Changing political history, in a closet near you
Think of radio and TV campaign ads as the soundtrack of an election season: Deep and ominous voices sound the attack, while sugary and optimistic tones signal support for a candidate.
As part of WBEZ’s series on the “dark arts” of the campaign business, we’ll meet the people behind the voices trained to influence our democratic process.
As it turns out, some of the most famous political ads in recent American history may have been voiced in a closet near you.
“When I do voices for CBS Morning News or CBS Evening News or for Subway or for political campaigns or for anybody, I do them out of my closet here in the house,” Norm Woodel, a veteran Chicago-based voice-over artist, told me during a recent visit to his Lakeview home.
The closet is lined with heavy, velvet drapes to soak up any echos - and a high-end super-sensitive microphone. Woodel is 64 and portly, wearing a gray polo, camo shorts and sandals.
This is where the magic happens
In 2008, Woodel used this closet to voice the famous “3 a.m.” ad during Hillary Clinton’s Democratic primary run against then-U.S. Sen. Barack Obama. Clinton’s campaign ran it to underscore this idea that she was seasoned, reliable - and to suggest Obama was not.
Just hours after the ad ran - 1.6 miles away from Woodel’s closet - another Chicago voice-over artist got a phone call of his own in his home studio, and the voice on the other end of the line was frantic.
Bill Price was getting an earful from his client - Barack Obama’s presidential campaign - saying they had to respond to the Clinton ad immediately.
“So we literally had 20 minutes for me to do a commercial, right here,” Price told me recently as we sat in a small bedroom he’s converted to a home studio. “And they wanted it on the air for the evening news cycle.”
These dueling ads epitomized the experience versus change narrative in the Democratic primaries. Pundits gobbled this up; “Saturday Night Live” even did a parody of the ad.
Such are the big political discussions ignited, in part, by the power of a human voice. The men and women behind those voices aren’t just people who read stuff into a microphone.
They think of themselves as actors - artists - who use their voices like instruments to manipulate your emotions - which, in turn, can influence your vote.
And during election years, they don’t sleep much.
‘You have no life’
“When you’re doing voice-over work, it’s almost as though you have no life, when you’re doing political campaigns,” said Wanda Christine Hudson, who has been doing voice-over work for more than four decades.
Wanda Christine - as she’s known professionally - says working campaigns is a lot different than her usual commercial or video game voice-over gigs: Political season means abruptly cancelled lunch plans, sleeping by your phone and voicing ads in the dead of night.
But she says she likes the fast pace, the fickle campaign staffers, the challenge of using her full palette.
“Because maybe the candidate didn’t like that word, or maybe their campaign manager thought, maybe we want more smile in her voice, or maybe we want it to sound a little bit more serious, or maybe we want her to sound younger, or maybe we just want her to sound natural,” she said.
Those vocal acrobatics may sound easy to perform. But imagine having to talk like this on demand, with short notice - on a tight deadline.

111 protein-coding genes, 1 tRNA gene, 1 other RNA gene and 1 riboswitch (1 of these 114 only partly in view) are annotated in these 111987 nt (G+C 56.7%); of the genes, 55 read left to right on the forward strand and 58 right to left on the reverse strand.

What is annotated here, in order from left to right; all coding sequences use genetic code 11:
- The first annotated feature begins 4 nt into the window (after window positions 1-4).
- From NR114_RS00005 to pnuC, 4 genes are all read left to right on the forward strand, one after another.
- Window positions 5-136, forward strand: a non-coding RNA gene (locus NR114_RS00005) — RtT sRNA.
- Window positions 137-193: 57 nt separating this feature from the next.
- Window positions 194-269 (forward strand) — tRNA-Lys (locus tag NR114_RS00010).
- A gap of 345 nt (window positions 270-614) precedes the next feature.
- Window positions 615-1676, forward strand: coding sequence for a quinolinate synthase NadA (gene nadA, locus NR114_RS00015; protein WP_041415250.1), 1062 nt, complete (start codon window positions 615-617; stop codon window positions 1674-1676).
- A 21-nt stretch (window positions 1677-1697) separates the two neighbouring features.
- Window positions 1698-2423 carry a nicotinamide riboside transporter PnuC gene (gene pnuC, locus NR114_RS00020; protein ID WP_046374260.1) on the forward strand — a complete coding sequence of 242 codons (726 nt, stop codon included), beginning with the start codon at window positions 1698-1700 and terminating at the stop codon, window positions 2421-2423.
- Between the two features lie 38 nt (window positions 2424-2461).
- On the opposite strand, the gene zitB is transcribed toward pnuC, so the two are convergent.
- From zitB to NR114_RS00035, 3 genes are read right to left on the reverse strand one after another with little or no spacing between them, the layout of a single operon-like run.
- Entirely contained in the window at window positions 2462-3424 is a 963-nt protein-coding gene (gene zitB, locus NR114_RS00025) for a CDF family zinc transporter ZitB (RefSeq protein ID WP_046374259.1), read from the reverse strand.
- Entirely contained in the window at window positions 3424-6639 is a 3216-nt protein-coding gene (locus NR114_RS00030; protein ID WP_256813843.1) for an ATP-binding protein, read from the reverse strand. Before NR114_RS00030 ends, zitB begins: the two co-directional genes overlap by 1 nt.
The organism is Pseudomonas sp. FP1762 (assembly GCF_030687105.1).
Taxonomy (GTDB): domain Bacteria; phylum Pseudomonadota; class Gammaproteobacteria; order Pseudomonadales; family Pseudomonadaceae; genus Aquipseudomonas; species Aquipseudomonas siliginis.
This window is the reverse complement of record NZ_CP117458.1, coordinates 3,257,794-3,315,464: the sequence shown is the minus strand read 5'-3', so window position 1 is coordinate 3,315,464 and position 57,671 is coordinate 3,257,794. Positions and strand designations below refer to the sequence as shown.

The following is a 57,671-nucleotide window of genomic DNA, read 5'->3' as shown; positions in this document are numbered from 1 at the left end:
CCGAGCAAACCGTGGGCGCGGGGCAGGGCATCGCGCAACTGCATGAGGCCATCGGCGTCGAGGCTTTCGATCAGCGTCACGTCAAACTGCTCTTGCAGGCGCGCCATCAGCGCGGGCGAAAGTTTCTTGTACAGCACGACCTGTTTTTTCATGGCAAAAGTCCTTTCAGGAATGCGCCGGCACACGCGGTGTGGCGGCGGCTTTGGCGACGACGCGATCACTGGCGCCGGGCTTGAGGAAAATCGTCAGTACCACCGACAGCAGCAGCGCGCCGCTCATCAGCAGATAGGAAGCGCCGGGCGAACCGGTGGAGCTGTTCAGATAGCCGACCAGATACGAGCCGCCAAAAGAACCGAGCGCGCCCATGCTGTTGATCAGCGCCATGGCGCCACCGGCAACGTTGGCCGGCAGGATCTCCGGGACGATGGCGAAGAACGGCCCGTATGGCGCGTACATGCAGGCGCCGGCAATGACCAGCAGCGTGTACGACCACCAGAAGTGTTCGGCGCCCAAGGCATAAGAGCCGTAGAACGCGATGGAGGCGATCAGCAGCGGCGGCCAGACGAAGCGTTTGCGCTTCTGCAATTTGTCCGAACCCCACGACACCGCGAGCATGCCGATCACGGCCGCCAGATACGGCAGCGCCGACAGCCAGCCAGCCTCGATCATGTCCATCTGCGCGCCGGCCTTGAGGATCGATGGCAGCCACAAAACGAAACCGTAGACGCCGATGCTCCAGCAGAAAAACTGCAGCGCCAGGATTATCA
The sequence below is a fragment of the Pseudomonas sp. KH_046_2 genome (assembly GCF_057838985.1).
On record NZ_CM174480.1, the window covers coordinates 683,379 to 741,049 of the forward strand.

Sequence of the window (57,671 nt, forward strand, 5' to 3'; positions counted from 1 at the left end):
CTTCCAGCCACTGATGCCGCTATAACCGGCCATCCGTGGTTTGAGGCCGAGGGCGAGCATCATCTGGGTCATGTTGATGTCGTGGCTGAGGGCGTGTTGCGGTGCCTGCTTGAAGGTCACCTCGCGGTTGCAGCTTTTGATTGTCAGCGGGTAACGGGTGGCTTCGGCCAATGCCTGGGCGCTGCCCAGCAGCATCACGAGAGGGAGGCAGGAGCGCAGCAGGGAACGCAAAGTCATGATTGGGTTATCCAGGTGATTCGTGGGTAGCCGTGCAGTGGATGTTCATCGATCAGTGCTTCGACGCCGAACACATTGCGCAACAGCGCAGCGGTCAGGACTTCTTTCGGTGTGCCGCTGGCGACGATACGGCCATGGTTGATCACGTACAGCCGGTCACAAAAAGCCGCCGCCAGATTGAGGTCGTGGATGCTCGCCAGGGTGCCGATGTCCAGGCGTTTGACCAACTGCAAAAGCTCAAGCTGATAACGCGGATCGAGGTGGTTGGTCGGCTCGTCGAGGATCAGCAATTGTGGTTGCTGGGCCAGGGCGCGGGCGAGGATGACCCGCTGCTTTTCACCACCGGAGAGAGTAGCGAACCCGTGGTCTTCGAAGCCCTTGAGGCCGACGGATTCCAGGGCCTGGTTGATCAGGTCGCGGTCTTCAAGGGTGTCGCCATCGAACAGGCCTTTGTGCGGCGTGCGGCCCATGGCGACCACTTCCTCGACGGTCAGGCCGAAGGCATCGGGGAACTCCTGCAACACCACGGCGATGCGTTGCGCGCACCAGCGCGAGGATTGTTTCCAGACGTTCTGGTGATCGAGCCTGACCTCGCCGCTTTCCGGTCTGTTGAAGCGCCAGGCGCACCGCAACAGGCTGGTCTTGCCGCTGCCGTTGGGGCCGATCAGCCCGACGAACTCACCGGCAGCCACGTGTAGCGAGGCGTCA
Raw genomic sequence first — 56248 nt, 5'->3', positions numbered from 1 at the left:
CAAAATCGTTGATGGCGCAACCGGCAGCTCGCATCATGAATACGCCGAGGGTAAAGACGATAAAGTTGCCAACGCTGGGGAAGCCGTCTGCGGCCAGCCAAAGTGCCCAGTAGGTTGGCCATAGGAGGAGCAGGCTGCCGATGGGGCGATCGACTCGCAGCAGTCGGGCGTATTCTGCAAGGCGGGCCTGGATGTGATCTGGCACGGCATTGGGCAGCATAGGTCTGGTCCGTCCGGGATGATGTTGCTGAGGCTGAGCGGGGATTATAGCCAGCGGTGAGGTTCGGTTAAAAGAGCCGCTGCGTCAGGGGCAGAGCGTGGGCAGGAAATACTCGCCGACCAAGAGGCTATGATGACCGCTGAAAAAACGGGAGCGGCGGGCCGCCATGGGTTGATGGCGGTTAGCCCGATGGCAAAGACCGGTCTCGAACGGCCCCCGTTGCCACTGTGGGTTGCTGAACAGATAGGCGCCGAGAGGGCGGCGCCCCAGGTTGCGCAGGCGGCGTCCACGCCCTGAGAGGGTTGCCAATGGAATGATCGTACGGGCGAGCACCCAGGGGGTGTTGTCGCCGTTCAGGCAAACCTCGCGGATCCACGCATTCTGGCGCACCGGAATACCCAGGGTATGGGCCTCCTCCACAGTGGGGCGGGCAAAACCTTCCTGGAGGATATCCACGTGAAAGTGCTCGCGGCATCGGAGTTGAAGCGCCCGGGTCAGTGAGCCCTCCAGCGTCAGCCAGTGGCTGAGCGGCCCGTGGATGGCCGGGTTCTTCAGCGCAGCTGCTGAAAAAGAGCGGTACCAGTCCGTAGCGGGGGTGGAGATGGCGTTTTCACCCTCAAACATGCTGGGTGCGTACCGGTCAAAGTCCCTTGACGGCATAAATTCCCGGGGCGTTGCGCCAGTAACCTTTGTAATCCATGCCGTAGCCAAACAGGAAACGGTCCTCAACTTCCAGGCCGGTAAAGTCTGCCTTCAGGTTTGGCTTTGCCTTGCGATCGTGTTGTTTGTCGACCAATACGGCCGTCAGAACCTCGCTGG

Woodel, the 3.a.m. phone call guy, will say a little phrase to himself to get the right tone - he calls it a “ramp.”
To psych himself for tracking NFL commercials, he says to himself: “To the men on the field it’s a battle,” then edits out those words.
When he had a hard time finding the right tough tone for a Chevy Silverado commercial, he used a ramp at the end: “‘The most dependable, longest-lasting trucks on the road, asswipe.’ Just thinking that half-cuss word we put on the end, as a ‘guy talk’ kinda thing, would get you to the toughness you need,” he explained.
But sometimes finding your voice takes more than just a little ramp. When Bill Price was voicing political ads for Obama’s 2008 campaign, he invented this whole character.
“[It was] like being the doctor who walks in the room, and there’s parents there, and they’re distraught ‘cause their kid’s really sick and think he’s maybe gonna die,” Price recalls. “And then you’re the doctor that gets to say, ‘There’s one last hope.’”
For Wanda Christine - a black woman in a business where she says there aren’t many - there’s also personal history in her political voiceovers.
“My great-grandmother was not allowed to vote,” she said. “My grandmother was not allowed to vote. Um, so I think about the things that they had to do to try to make a difference so that I could vote. That means something to me. And because it means something to me...I want it to mean something to whoever is making that decision based upon my voice.”
Words as power
The messages in these political ads - individual words, even - have been poll-tested and focus-grouped to find out which will hit you - the voter - in the most personal way possible.
Wanda Christine says it’s also personal for many voice-over artists. She says she’ll only do voice-over work for one party, though she wouldn’t disclose which one. But the folks behind the other two voices we’ve heard in this story made a personal political choice only to read for Democrats.
Bill Price thinks he just sounds more Democratic.
“I think within my voice is more [about] second chances and hope and...even small miracles...than it is about justice,” Price said. “Maybe that’s more of a Republican thing. I’m more sentimental.”
And for Norm Woodel, there is a bit of a gee-whiz factor.
“After the President of the United States of America says, ‘I’m Barack Obama and I approve this message,’ I come on,” Woodel said. “Isn’t that wonderful?”